A new tumor spectrum recently introduced at Sloan-Kettering Institute is composed of the mouse tumors adenocarcinoma EO771, sarcoma T241, melanoma B16, Ridgway osteogenic sarcoma, carcinoma C1025, Mecca lymphosarcoma, and Ehrlich ascites tumor, and the rat tumor Walker carcinosarcoma 256. These tumors were chosen because of their biologic characteristics, described previously, and their sensitivity to 14 antitumor chemicals. This report presents the effects of the compounds on the growth of the tumors. At the end of therapy cyclophosphamide (NSC-26271) retarded the growth of all 8 tumors. Mitomycin C (NSC-26980) and 2′-deoxy-5-fluorouridine (NSC-27640) delayed the growth of 5 tumors; methotrexate (NSC-740), actinomycin D (NSC-3053), and 5-fluorouracil (NSC-19893) delayed the growth of 3. Urethan (NSC-746) and diethylstilbestrol (NSC-3070) had no effect on the growth of any tumor at the end of therapy, and 6 chemicals impaired the growth of only 1 or 2 tumors. Persistent retardation of tumor growth was observed 1 week after the end of therapy in 19 drug-tumor systems. Antitumor effects became significant only 1 week after the end of therapy in 9 drug-tumor systems. Previously described sensitivity of individual tumors in the present spectrum to certain classes of chemically related drugs has been confirmed. In addition it was found that, among the solid tumors tested, only adenocarcinoma EO771 is sensitive to urethan and diethylstilbestrol, only melanoma B16 and Mecca lymphosarcoma are sensitive to N-deacetylthiocolchicine (NSC-9170) and only Ridgway osteogenic sarcoma is sensitive to vinblastine (NSC-49842).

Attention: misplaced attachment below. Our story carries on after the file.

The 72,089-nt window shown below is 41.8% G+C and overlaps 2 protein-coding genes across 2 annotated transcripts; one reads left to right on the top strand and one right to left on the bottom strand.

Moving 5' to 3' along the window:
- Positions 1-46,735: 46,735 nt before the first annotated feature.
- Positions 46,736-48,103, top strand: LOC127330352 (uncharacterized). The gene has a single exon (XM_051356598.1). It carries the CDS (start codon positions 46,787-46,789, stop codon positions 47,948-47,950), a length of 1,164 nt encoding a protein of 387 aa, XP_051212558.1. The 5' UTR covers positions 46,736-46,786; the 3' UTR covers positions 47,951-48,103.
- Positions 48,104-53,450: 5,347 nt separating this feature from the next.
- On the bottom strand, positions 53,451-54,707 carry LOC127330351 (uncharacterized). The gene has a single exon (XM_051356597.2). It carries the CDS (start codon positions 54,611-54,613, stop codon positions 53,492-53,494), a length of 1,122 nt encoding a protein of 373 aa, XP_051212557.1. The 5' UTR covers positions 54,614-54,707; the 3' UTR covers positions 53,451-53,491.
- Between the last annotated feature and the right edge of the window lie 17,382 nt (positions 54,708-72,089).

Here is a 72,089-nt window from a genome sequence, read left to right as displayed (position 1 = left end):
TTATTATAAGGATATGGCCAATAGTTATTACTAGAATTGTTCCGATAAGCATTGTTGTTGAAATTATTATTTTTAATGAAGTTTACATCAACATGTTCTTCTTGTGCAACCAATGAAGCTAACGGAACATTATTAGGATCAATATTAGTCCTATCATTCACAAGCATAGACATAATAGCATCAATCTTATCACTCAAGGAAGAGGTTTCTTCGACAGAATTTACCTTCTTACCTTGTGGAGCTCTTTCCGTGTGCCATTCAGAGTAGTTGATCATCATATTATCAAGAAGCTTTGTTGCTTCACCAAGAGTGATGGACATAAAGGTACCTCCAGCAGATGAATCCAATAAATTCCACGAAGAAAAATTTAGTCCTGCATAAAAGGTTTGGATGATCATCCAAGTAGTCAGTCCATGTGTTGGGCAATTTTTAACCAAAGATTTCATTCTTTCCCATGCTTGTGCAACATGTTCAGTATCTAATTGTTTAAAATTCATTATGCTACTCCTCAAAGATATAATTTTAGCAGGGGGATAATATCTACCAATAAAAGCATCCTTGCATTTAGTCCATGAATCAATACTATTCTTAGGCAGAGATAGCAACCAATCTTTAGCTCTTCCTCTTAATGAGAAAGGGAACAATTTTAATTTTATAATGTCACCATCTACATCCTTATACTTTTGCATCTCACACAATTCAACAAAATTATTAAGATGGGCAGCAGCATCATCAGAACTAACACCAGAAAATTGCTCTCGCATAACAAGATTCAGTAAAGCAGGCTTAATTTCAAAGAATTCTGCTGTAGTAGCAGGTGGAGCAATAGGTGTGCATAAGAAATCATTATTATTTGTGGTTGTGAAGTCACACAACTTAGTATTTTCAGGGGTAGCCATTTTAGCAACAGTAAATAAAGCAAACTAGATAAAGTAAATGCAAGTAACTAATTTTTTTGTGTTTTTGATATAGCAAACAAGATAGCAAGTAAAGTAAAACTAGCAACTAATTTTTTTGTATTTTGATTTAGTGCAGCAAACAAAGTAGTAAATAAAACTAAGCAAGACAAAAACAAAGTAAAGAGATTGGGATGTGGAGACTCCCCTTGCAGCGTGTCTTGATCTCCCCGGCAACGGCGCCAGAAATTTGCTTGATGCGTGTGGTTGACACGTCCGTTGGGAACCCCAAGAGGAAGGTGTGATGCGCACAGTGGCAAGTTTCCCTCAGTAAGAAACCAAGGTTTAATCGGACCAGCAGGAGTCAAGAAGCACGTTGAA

Supported by contract SA-43-ph-2445 from the Cancer Chemotherapy National Service Center, National Cancer Institute, National Institutes of Health, Public Health Service.

This content is only available via PDF.